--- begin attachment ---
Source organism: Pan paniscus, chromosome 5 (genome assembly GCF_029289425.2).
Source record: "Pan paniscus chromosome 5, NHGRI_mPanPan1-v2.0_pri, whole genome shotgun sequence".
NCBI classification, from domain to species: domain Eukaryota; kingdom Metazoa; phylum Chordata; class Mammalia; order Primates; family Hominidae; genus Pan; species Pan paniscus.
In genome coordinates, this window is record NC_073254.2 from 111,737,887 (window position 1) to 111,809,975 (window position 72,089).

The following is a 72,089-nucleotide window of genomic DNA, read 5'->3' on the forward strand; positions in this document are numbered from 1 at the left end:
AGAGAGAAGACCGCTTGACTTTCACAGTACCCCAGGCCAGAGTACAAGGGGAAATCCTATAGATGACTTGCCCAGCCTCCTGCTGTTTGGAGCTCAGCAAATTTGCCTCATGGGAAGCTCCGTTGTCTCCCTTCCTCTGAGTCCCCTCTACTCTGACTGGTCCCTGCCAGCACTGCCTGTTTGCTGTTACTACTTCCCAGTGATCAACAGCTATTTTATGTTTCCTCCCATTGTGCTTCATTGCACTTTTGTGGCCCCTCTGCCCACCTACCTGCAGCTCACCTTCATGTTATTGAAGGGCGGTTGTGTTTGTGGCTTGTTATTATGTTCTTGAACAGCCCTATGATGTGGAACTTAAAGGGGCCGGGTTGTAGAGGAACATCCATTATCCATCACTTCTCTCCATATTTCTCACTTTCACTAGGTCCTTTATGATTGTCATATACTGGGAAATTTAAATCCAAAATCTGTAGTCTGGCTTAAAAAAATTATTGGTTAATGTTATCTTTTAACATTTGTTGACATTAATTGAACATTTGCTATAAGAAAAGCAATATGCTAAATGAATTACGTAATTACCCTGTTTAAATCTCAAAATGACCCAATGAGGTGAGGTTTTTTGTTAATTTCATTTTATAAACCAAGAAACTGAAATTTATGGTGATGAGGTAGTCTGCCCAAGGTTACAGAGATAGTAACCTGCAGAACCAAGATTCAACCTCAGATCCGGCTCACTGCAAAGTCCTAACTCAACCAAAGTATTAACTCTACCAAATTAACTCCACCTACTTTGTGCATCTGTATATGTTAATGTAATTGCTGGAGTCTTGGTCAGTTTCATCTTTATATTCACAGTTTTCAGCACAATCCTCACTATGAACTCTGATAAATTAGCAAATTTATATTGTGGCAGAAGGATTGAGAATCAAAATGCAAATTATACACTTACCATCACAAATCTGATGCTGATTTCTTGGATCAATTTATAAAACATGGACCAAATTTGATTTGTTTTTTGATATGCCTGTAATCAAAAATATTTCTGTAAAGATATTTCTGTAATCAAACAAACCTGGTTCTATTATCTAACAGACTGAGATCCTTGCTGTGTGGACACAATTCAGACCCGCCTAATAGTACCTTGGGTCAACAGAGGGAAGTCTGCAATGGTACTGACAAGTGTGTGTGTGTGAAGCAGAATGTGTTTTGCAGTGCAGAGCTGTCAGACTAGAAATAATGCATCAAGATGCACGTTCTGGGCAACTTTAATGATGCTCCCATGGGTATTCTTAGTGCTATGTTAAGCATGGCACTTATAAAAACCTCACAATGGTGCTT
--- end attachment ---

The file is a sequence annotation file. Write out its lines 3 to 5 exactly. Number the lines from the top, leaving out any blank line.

NCBI classification, from domain to species: domain Eukaryota; kingdom Metazoa; phylum Chordata; class Mammalia; order Primates; family Hominidae; genus Pan; species Pan paniscus.
In genome coordinates, this window is record NC_073254.2 from 111,737,887 (window position 1) to 111,809,975 (window position 72,089).

The following is a 72,089-nucleotide window of genomic DNA, read 5'->3' on the forward strand; positions in this document are numbered from 1 at the left end: